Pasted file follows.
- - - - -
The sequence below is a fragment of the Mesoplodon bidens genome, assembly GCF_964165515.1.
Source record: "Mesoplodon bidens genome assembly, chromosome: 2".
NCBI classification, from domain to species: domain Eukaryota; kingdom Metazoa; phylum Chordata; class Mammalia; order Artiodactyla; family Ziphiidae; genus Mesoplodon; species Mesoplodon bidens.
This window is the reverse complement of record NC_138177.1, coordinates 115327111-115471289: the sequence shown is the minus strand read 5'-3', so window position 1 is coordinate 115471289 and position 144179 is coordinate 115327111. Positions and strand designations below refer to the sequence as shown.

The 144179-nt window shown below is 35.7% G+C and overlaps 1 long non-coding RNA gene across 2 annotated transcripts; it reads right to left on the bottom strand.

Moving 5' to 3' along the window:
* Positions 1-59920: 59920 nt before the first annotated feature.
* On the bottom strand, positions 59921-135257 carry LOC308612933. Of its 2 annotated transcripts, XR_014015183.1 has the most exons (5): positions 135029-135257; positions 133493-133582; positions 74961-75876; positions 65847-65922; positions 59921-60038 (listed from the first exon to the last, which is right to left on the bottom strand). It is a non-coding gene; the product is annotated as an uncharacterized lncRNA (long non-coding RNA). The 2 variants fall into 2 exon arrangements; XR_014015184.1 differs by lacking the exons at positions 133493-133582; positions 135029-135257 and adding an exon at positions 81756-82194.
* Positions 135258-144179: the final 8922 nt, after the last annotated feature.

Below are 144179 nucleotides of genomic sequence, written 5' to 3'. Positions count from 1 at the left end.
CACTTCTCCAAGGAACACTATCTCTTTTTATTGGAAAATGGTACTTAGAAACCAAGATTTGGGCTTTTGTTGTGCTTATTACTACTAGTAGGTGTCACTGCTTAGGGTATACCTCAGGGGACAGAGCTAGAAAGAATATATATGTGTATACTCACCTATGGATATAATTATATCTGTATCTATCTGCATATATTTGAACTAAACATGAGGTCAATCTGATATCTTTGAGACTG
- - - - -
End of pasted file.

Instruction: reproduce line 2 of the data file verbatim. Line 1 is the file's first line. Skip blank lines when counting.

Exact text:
Source record: "Mesoplodon bidens genome assembly, chromosome: 2".